Raise your hand if your mother has, proudly displayed on her living room wall, one of those most humbling of memory-keepers: the circular ring of school photos from grade 1-12.
Anyone? Anyone raising just two fingers in the Katniss salute right now? (I am!)
Now, maybe if you were fortunate enough to have navigated both the social awkwardness of junior high AND the fashion trends of your formative decades without creating tragic photographic evidence, these wall hangings were not a source of embarrassment to you. Let me just put it out there right now that I did NEITHER well. That 80s perm? Even my bangs, girl! Braces for four years? Check that one, and I will raise you neon elastic bands to decorate the brackets! Fashion sense? I rocked puff-painted Kmart shirts on a consistent basis and wore my D.A.R.E. shirt to my first day of junior high “so the druggies would know not to bother me.” (Sigh…)
I have a guess that you are thinking right now that I am just being hard on myself, and “we all go through an awkward phase” has crossed your mind. Well, the first summer I met my now husband he came to my house (my mother positioned my “wall of shame” lining the entrance stairs) and on our next date LITERALLY called me an Ugly Duckling. And tried to make it a compliment. (Yes, I still married him… he did have good intentions, just not a gift for compliments…)
Let me pause right here and now and say that this is not a “poor me” story, nor is it about to become a feel good, “at least she became a swan” kind of memoir. Because one of the deepest blessings of getting closer to my 40s than 30s has been the ability to look back through my life and see not the surface but the deeper realities shaping who I was and am. And what I have seen as I plumb the depths of my younger self is something far more serious than a tragic fashion sense.
You see, I have come to believe that our minds and our bodies work together to protect us in mysterious ways that our conscious selves are not aware of. And I believe that this instinct is so strong that it even has the power to override our conscious mind, sometimes keeping us from the things we want most because at some level we have learned (whether rightly or wrongly) that it is not safe.
I was sexually abused when I was 3 years old. Too young to have any idea what was going on, but old enough to take away from the experience that it was somehow my fault. Old enough to feel shame about my body, shame that turned to loathing. When puberty started, I honestly thought I was becoming deformed as a punishment for who I was and the evil I was trying to hide inside of me. (It was not until I read about female genital mutilation that I realized for the very first time that what was happening to my body was normal and healthy even.)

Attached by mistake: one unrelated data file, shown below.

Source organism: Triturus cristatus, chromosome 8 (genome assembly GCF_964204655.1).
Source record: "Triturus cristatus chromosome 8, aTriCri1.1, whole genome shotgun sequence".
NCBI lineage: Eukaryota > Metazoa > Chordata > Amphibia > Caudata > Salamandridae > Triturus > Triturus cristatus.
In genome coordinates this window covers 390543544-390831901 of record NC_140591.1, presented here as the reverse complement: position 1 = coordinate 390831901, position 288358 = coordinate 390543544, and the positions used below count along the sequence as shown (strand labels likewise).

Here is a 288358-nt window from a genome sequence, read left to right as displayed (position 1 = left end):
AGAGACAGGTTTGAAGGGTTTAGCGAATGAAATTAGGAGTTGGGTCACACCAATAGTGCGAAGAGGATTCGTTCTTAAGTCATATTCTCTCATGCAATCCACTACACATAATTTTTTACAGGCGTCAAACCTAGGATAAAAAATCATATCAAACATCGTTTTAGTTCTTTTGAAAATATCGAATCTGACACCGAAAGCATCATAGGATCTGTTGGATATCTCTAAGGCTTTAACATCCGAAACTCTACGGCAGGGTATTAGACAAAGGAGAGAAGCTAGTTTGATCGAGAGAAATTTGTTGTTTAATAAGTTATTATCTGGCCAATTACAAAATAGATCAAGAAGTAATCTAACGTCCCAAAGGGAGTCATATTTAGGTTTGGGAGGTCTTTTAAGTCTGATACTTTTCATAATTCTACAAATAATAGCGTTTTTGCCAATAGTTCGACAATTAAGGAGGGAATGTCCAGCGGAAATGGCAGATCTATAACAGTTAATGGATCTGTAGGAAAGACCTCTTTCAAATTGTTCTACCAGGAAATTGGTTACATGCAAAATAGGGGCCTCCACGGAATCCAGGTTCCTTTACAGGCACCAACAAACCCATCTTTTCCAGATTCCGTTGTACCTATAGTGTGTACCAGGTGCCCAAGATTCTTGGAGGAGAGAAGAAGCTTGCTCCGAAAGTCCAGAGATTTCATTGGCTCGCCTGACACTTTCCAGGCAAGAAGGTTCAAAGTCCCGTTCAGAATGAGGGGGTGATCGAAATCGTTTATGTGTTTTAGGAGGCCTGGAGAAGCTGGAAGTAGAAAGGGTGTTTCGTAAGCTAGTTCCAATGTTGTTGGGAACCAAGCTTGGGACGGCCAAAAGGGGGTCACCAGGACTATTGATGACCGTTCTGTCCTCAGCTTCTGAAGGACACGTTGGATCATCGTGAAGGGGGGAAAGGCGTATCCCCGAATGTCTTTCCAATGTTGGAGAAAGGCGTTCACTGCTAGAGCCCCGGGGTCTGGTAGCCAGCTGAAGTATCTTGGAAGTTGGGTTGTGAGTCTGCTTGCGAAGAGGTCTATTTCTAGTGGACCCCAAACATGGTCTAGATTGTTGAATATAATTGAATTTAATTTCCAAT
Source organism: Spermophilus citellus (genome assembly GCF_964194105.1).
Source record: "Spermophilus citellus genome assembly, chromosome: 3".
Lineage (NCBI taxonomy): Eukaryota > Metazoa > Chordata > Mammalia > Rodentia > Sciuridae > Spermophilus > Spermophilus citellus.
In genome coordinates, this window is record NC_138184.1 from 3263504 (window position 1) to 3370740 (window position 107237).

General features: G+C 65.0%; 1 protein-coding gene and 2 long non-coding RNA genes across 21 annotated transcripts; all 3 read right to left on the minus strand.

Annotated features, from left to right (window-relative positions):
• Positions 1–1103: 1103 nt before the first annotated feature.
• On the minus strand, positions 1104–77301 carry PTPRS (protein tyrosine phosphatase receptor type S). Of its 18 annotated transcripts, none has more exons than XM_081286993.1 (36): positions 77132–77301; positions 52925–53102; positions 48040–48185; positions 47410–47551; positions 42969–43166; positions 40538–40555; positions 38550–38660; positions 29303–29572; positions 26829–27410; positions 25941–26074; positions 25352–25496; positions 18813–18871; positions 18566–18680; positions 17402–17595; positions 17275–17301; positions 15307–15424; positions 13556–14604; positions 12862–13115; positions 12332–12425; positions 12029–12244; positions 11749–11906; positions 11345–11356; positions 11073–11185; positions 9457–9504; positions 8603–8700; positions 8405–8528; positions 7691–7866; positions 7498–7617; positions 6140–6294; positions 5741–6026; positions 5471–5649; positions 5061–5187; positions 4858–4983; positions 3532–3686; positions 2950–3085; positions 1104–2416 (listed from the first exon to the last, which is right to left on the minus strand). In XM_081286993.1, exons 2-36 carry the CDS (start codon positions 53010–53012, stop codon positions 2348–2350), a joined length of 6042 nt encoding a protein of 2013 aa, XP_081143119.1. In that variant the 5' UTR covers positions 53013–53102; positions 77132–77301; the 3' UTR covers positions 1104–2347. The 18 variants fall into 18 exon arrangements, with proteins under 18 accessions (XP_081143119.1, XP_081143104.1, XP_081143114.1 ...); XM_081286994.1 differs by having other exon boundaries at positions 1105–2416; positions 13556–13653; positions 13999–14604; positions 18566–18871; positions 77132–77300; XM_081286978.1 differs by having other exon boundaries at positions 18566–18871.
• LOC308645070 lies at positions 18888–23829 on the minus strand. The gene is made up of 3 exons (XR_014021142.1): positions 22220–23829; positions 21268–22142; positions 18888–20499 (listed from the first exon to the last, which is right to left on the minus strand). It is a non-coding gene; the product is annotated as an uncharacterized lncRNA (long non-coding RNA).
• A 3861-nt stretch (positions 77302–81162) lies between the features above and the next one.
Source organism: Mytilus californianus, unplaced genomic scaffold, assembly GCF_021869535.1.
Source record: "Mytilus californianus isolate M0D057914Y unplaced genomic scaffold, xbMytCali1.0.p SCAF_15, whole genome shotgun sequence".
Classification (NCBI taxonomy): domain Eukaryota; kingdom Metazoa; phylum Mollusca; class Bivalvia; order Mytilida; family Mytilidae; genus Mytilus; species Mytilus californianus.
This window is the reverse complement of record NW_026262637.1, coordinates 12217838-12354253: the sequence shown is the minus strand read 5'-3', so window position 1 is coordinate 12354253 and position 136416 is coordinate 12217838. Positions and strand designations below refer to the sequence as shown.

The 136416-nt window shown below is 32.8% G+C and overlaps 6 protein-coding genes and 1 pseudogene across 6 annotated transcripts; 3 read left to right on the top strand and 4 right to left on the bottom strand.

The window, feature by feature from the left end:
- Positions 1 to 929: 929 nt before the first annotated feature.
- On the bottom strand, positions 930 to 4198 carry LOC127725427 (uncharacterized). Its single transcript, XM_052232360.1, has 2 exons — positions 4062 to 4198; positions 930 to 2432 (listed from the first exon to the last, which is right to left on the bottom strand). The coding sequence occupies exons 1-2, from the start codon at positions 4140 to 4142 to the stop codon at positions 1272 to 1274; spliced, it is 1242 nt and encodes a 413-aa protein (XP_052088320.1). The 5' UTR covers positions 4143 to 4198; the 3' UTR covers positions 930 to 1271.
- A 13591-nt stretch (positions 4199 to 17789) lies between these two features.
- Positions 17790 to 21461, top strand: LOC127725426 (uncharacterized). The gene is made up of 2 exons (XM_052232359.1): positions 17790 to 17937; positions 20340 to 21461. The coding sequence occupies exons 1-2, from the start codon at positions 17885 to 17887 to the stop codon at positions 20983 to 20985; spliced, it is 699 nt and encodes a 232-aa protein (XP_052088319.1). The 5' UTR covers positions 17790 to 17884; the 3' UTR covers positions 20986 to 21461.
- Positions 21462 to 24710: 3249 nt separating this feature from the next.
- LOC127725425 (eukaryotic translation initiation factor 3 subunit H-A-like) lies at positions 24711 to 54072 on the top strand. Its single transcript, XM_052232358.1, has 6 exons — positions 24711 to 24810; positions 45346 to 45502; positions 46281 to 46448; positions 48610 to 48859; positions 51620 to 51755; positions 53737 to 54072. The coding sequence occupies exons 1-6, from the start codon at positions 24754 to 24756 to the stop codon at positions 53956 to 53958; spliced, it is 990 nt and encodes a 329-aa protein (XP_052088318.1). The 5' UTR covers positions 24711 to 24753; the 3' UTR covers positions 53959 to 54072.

And as I grew up, everything around me seemed to echo the same despairing message: “you can only be loved if you are beautiful, but being beautiful isn’t safe because if you are beautiful you will receive more of the disgusting, shameful notice that you already brought on yourself.” So there was this war within myself – a deep hatred of my body for NOT being beautiful enough, but also profound fear of any beauty that did try to express itself within me.
Do I think that my story is unique? Oh how I wish it were! But my work advocating for victims of abuse has opened my eyes to how very many of my sisters have a similar story. For me, my internal war nearly cost me my life as I battled anorexia for over a decade. And though I believe that war has been won, it is the kind of struggle that you never really stop having to fight. And I know that I am not alone in that battle, either.
This world has such a strange message for women. Between the assumption that we all exist in a state of perpetual competition, the complicated hierarchies we create in our minds categorizing who is most beautiful, most successful, most popular, etc. – and how to move up those ranks – the elaborate masks we create to hide behind, and the gnawing fear that the truth about how insufficient we are will be found out… honestly, it is a wonder any of us manage healthy female friendships at all. But there is one thing that I know for certain. If we were to speak love, support, and truth into one another’s lives in precisely those places we ourselves are most vulnerable, instead of secretly comparing and competing and viewing another’s beauty and success as a threat, we would have the power to effect deep healing. Because it is not until we can both love ourselves and feel safe being our full, authentic self around others that our internal wars can end and we can embrace and even celebrate the beauty that is inside us. And on the outside of us.
I think the message behind the Ugly Duckling story needs a closer look. So often it is understood to be saying that true beauty is within us all along, we just need to give ourselves time to grow into it. But I believe we can only see the beauty within ourselves when others who are not threatened by that beauty – because they are so centered in their own uniquely beautiful identity – teach us to see it. The Ugly Duckling saw in the swans a beauty that made his heart ache with longing to be part of it. That is the true beauty of the swans, and of anything truly Beautiful. That it draws out the beauty of others. Imagine what a beautiful world we women could create if we could step into our true identities as uniquely created beautiful swans. If we could welcome the Ugly Ducklings to our pond and teach them how to see the beauty of their own reflection in the waters.
That is my heart for this space, a place to look into the water together and speak the truth that we are ALL beautiful swans. Because, dear friends, no matter where you are at in your journey you are beautiful. And it is SAFE to be so here.